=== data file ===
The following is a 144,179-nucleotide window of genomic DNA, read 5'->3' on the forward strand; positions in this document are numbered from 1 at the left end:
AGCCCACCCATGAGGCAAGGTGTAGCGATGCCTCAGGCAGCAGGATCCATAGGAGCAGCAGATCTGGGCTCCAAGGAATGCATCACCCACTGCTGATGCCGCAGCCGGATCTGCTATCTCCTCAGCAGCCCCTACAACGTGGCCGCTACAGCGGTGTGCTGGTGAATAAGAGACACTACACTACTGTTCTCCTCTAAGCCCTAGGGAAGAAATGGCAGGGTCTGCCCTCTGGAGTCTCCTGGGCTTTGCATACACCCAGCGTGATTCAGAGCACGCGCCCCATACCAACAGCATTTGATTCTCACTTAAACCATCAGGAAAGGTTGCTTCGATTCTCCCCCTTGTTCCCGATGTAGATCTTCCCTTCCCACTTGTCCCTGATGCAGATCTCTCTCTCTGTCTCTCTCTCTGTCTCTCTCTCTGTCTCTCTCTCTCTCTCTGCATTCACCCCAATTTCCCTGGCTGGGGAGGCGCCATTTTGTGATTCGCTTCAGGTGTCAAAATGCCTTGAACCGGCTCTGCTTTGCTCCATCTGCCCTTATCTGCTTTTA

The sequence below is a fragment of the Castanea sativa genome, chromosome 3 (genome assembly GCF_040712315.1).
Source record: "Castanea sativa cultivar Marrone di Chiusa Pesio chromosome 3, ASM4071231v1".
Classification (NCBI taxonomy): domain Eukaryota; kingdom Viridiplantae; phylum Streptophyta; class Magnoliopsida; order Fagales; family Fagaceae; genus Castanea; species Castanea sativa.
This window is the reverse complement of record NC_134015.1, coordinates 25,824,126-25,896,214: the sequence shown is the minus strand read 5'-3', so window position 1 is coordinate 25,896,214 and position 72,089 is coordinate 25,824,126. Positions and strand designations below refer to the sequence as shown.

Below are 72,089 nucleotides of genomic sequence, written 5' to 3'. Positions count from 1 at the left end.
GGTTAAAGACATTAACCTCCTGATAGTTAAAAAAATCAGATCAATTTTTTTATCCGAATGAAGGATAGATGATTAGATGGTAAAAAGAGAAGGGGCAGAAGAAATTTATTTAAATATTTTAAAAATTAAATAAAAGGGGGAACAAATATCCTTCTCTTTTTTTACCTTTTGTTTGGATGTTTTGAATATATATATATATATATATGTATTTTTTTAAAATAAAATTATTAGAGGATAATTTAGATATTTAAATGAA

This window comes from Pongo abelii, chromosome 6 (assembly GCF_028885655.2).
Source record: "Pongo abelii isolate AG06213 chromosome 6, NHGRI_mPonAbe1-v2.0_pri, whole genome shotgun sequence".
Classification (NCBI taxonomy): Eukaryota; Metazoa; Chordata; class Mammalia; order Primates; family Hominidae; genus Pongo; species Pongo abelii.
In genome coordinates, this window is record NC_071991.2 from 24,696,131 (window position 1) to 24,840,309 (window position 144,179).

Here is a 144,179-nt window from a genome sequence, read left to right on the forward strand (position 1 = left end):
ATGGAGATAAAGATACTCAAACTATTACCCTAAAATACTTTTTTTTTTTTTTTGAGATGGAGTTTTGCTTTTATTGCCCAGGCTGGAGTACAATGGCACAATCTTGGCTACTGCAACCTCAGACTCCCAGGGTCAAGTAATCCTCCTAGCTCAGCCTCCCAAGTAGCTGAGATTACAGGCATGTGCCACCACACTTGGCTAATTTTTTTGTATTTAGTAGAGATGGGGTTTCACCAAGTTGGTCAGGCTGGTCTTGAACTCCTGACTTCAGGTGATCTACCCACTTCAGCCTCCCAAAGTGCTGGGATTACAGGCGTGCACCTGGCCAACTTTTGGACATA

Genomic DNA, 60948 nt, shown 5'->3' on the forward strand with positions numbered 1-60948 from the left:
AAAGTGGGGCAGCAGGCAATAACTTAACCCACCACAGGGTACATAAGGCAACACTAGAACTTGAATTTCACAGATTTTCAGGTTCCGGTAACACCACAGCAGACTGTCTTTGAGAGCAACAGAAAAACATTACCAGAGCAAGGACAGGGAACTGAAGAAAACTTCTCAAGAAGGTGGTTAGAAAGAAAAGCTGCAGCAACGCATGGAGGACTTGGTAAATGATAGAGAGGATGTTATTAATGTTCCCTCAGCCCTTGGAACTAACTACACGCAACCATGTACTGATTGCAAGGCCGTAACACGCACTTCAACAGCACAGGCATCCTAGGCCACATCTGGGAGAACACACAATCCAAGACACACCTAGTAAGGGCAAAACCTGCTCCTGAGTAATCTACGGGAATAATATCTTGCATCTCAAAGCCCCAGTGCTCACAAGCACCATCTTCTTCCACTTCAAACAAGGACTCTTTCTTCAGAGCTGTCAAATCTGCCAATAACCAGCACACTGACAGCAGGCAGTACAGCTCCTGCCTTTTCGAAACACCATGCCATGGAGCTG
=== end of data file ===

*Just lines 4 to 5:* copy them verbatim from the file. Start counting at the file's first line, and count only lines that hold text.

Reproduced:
Source record: "Castanea sativa cultivar Marrone di Chiusa Pesio chromosome 3, ASM4071231v1".
Classification (NCBI taxonomy): domain Eukaryota; kingdom Viridiplantae; phylum Streptophyta; class Magnoliopsida; order Fagales; family Fagaceae; genus Castanea; species Castanea sativa.